STOKENCHURCH, England—A new study out of Europe claims tire wear poses a significantly higher emission problem than vehicle exhaust.
Emissions Analytics said these so-called non-exhaust emissions can be up to 1,000 times worse than emissions from exhaust. The problem, Emissions Analytics said, is compounded by the number of large, heavy vehicles, such as SUVs, on the roads. And, the study noted, the rise in popularity of electric vehicles will add to the problem, because the weight of those vehicles will lead to more rapid tire wear.
"Our initial tests reveal there can be a shocking amount of particle pollution from tires," Senior Researcher Richard Lofthouse at Stokenchurch-based Emissions Analytics said in a statement. "It's time to consider not just what comes out of a car's exhaust pipe but particle pollution from tire and brake wear."
Emissions Analytics is a testing and data company that measures emissions under real-world conditions.
Emissions are commonly measured according to their size with Particulate Matter 2.5 and Particulate Matter 10 being two commonly used thresholds. PM2.5 is described by the U.S. Environmental Protection Agency as "fine inhalable particles" that are 2.5 micrometers or smaller. PM10 are "inhalable particles" generally 10 micrometers or smaller.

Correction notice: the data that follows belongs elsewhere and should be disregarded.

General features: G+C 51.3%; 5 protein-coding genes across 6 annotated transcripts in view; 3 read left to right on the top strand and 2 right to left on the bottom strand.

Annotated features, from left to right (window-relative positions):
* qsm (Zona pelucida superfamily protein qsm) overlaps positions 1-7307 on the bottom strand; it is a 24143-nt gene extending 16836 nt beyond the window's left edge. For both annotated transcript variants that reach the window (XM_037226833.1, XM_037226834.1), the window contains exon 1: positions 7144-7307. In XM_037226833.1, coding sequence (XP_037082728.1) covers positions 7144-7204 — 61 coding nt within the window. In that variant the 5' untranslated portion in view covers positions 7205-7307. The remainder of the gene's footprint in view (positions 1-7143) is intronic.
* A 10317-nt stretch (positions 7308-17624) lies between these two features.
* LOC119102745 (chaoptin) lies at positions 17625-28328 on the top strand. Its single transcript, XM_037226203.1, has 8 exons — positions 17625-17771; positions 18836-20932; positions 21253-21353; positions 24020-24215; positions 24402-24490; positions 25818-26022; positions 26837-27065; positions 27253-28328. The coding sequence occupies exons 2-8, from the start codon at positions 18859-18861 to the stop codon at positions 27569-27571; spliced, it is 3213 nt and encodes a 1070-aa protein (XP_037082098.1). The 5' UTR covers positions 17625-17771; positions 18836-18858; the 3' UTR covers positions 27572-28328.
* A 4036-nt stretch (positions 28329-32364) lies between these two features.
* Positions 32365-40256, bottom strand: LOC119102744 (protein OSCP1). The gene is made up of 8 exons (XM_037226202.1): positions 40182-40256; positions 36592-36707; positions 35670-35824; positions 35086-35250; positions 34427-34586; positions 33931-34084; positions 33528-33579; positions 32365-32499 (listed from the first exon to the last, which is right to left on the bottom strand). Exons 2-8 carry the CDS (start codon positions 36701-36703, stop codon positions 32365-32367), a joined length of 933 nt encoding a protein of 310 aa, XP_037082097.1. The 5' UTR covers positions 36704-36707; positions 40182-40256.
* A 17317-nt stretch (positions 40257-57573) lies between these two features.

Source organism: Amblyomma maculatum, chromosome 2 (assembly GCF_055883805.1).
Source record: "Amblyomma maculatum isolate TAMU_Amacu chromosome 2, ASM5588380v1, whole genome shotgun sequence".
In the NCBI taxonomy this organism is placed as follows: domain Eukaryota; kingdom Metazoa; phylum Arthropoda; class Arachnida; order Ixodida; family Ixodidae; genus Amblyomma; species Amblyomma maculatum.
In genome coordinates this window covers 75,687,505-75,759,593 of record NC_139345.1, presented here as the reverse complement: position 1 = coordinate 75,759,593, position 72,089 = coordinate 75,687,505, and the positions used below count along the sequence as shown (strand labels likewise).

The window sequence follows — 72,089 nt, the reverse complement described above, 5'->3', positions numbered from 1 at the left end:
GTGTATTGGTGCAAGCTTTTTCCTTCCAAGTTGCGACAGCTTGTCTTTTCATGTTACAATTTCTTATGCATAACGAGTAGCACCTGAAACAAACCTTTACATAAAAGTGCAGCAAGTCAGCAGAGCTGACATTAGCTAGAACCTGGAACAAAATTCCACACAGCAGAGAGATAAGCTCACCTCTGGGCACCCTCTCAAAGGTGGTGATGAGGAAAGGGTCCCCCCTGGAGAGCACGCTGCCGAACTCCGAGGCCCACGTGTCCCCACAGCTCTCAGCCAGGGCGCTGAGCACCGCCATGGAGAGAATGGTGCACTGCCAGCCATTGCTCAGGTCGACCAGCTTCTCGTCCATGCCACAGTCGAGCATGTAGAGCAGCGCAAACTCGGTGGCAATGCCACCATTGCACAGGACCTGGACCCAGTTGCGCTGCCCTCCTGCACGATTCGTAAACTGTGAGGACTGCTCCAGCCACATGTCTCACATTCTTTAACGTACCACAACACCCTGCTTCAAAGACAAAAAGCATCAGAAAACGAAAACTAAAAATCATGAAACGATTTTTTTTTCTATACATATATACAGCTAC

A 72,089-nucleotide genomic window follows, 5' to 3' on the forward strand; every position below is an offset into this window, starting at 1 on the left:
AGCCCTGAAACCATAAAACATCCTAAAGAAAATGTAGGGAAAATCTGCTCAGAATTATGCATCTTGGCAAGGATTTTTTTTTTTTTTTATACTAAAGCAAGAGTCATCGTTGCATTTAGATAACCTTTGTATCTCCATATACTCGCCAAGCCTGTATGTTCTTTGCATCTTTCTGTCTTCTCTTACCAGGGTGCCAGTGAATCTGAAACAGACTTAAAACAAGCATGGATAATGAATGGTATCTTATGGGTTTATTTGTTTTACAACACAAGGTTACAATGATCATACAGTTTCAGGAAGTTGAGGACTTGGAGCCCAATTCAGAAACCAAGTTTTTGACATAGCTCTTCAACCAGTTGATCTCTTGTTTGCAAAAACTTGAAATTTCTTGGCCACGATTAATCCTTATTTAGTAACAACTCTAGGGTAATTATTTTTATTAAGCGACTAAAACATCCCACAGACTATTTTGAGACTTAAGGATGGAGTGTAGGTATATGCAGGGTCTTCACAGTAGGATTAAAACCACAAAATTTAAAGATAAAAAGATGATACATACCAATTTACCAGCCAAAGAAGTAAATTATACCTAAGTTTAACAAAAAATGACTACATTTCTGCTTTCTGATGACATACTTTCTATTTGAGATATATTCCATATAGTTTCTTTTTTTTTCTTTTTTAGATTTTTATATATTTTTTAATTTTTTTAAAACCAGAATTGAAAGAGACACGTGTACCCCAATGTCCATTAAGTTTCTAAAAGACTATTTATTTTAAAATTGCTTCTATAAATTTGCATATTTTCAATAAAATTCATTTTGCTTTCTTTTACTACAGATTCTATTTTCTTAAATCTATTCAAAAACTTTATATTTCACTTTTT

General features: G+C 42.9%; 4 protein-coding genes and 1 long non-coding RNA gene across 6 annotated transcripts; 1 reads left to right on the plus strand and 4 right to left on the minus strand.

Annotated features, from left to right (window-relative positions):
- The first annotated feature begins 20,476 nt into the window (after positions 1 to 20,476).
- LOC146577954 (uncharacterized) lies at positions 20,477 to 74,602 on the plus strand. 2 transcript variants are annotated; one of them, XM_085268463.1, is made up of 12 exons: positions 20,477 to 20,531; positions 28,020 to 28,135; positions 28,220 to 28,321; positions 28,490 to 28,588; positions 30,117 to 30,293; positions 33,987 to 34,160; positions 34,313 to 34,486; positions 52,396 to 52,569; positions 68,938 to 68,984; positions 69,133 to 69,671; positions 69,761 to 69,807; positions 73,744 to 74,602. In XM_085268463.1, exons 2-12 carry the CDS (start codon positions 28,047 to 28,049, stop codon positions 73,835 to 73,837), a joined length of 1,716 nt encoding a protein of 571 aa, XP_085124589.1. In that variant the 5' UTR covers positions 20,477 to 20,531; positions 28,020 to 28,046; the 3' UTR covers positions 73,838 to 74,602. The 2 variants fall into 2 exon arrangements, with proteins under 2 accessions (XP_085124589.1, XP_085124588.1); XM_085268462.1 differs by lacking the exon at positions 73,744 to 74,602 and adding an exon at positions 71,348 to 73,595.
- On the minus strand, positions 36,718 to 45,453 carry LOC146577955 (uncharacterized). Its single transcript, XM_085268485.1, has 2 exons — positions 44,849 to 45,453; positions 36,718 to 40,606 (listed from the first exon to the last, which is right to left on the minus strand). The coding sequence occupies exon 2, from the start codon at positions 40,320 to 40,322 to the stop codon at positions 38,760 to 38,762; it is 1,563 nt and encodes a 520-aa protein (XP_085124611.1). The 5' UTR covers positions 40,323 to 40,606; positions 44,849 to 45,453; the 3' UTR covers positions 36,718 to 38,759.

Examples of PM2.5 include combustion particles, organic compounds and metals, while examples of PM10 include dust, pollen and mold. By comparison, human hair is typically 50 to 70 micrometers and fine beach sand is 90 micrometers, the EPA said.
A report released in 2019 from the Department for Environment, Food and Rural Affairs in the United Kingdom calls for increased attention to NEE and quantifies its impact.
The U.K. report indicates that tire particulate reduction "can be achieved primarily through reformulation and redesign. Literature does not suggest interest in enclosing the wheel to enable direct capture" of source particulates. There also is talk of filtering airflow around tires to help with capture.
Tire, brake and road surface wear account for 60 percent of the PM2.5 and 73 percent of the PM10 emissions from road transportation in the U.K., the report states. That translates into 7.4 percent of all primary 2.5PM emissions in the U.K. and 8.5 percent of all PM10 emissions.
Emissions Analytics also believes the increased use of less expensive tires is adding to the emissions problem. "Fitting only high-quality tires and lowering vehicle weight are routes to reducing these 'non-exhaust emissions,'" the firm reports.
The U.K. government report is available here.